ALEX Classroom Resource

  

Archdukes, Cyncism, and World War I/Crash Course World History

  Classroom Resource Information  

Title:

Archdukes, Cyncism, and World War I/Crash Course World History

URL:

https://aptv.pbslearningmedia.org/resource/7aa9af05-aa8e-4f0b-83d9-e81581fbe19a/archdukes-cynicism-and-world-war-i-crash-course-world-history-36/

Content Source:

PBS
Type: Audio/Video

Overview:

John Green teaches you about the war that was supposed to end all wars. Instead, it solved nothing and set the stage for the world to be back at war just a couple of decades later. As an added bonus, World War I changed the way people look at the world, and normalized cynicism and irony. John will teach you how the assassination of an Austrian Archduke kicked off a new kind of war that involved more nations and more people than any war that came before. New technology like machine guns, airplanes, tanks, and poison gas made the killing more efficient than ever. Trench warfare and modern weapons led to battles in which tens of thousands of soldiers were killed in a day, with no ground gained for either side. World War I washed away the last vestiges of 19th century Romanticism and paved the way for the 20th-century modernism that we all know and find to be cold and off-putting. While there may not be much upside to WWI, at least it inspired George M. Cohan to write the awesome song, "Over There."

**Sensitive: This resource contains material that may be sensitive for some students. Teachers should exercise discretion in evaluating whether this resource is suitable for their class.

Content Standard(s):
Social Studies
SS2010 (2010)
Grade: 9
World History: 1500 to the Present
12 ) Explain causes and consequences of World War I, including imperialism, militarism, nationalism, and the alliance system.

•  Describing the rise of Communism in Russia during World War I
Examples: return of Vladimir Lenin, rise of the Bolsheviks

•  Describing military technology used during World War I
•  Identifying problems created by the Treaty of Versailles of 1919
Examples: Germany's reparations and war guilt, international controversy over the League of Nations

•  Identifying alliances during World War I and boundary changes after World War I
Unpacked Content
Strand: Economics, Geography, History, Civics and Government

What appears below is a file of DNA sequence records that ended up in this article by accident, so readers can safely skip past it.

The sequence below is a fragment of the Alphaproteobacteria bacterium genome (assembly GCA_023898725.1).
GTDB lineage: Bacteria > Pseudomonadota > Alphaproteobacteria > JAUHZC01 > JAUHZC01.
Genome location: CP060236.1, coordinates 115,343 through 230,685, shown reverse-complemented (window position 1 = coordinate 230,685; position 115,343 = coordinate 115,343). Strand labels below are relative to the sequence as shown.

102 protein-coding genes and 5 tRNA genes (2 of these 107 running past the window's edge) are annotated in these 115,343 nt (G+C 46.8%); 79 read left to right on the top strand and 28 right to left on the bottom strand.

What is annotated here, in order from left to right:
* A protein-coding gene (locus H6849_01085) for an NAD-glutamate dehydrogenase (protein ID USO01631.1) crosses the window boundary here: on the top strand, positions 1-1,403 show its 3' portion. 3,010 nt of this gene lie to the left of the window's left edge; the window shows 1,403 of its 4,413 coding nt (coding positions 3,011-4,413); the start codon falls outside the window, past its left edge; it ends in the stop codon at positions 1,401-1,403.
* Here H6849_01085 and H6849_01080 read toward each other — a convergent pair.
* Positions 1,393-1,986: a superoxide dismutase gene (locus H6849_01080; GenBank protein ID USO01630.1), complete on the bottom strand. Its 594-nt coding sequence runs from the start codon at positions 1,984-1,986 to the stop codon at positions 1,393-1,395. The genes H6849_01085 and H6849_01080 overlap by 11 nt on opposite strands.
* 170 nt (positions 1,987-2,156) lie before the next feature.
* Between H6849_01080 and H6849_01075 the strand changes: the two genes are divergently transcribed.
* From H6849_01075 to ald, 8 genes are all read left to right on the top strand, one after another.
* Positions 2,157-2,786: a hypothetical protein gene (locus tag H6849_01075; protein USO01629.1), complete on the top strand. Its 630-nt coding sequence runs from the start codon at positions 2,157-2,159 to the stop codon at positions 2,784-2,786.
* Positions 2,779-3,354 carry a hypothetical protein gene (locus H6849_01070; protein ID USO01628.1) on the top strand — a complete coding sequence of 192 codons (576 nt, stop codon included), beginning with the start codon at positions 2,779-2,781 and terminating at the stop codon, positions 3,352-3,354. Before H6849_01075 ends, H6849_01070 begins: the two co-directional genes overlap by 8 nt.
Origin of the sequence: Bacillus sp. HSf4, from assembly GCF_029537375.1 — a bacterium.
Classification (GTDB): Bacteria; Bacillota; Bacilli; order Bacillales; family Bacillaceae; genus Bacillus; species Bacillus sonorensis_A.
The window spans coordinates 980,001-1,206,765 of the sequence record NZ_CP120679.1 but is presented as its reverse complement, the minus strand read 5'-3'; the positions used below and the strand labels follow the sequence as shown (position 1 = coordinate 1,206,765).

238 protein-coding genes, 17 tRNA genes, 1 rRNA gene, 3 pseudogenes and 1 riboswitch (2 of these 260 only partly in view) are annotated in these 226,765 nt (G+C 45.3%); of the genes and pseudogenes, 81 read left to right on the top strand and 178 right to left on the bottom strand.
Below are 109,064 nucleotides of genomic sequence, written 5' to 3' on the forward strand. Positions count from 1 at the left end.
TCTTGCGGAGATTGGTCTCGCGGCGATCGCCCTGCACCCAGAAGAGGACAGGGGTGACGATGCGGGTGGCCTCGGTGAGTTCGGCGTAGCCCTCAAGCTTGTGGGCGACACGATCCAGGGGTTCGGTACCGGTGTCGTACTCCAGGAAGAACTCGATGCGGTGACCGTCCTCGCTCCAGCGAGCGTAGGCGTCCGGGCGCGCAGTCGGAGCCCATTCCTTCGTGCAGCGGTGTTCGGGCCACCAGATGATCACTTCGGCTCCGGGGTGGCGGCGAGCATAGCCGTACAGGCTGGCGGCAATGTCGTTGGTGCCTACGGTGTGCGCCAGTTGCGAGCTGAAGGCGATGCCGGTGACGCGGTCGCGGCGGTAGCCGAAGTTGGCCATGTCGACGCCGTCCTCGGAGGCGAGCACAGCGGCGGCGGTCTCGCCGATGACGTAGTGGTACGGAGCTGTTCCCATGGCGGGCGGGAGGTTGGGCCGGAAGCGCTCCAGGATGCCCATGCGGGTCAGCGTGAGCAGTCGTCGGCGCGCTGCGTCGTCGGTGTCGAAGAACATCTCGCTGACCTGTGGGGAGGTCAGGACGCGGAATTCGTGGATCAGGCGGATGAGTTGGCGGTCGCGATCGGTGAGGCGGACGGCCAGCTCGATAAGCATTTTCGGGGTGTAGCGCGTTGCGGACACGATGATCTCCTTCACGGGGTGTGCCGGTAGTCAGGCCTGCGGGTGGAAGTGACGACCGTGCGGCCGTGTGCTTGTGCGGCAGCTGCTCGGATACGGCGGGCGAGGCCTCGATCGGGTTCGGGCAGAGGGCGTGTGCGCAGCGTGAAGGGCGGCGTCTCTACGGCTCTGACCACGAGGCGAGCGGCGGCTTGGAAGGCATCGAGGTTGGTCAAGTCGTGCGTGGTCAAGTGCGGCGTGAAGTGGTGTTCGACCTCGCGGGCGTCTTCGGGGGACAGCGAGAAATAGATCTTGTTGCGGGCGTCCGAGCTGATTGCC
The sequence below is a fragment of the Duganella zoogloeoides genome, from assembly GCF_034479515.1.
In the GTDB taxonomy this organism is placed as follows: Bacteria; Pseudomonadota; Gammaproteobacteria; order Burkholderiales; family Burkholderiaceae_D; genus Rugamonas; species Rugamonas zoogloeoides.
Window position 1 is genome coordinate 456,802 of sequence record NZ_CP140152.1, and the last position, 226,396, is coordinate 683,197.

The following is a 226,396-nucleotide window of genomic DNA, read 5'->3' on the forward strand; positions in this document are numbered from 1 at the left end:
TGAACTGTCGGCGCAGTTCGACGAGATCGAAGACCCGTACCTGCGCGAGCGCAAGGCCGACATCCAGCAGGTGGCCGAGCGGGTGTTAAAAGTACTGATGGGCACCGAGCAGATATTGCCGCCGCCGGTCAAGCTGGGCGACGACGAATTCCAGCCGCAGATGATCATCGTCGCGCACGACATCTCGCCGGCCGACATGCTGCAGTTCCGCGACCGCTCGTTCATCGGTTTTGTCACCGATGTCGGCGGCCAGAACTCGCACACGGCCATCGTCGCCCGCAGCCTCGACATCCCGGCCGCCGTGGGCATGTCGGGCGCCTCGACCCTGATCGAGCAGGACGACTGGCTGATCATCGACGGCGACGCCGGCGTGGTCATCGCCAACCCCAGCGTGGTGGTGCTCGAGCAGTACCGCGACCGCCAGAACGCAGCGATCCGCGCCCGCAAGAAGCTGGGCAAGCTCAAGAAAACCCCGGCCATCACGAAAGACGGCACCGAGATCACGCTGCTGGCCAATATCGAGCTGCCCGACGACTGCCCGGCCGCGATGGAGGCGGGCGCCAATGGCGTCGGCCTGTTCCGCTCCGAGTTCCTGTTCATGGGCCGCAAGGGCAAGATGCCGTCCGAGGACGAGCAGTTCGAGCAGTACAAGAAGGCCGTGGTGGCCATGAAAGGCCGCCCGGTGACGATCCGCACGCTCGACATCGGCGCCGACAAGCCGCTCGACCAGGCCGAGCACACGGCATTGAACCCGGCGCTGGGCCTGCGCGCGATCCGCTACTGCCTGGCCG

Course Title: World History: 1500 to the Present
Evidence Of Student Attainment:
Students:
  • Explain the causes and consequences of imperialism, militarism, nationalism, and the alliance system of WWI.
  • Describe the rise of communism in Russia during WWI.
  • Describe military technology of WWI.
  • Summarize problems created by the Treaty of Versailles of 1919.
  • Describe the alliances of WWI and boundary changes after WWI.
Teacher Vocabulary:
  • imperialism
  • militarism
  • nationalism
  • alliance system
  • Bolsheviks
  • Treaty of Versailles of 1919
  • reparations
  • War Guilt Clause
  • League of Nations
Knowledge:
Students know:
  • How to explain the causes and consequences of WWI.
Skills:
Students are able to:
  • Identify causes and consequences of historical events using a variety of primary and secondary historical resources.
  • Judge the importance of historical events using specific textual evidence to support the student's position.
Understanding:
Students understand that:
  • There were many causes and consequences of World War I.
Alabama Archives Resources:
Click below to access all Alabama Archives resources aligned to this standard.

Alabama Alternate Achievement Standards
AAS Standard:
SS.AAS.9.12- Define total war; identify key events and/or people from World War I; describe military technology used during World War I.
SS.AAS.9.12a- Describe the rise of communism in Russia during WWI.
SS.AAS.9.12b- Identify problems created by the Treaty of Versailles of 1919 including Germany's reparations and the war guilt clause.
SS.AAS.9.12c- Identify alliances during World War I and boundary changes after World War I.


Tags: George M Cohan, Romanticism, World War I
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AccessibilityVideo resources: includes closed captioning or subtitles
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  This resource provided by:  
Author: Ginger Boyd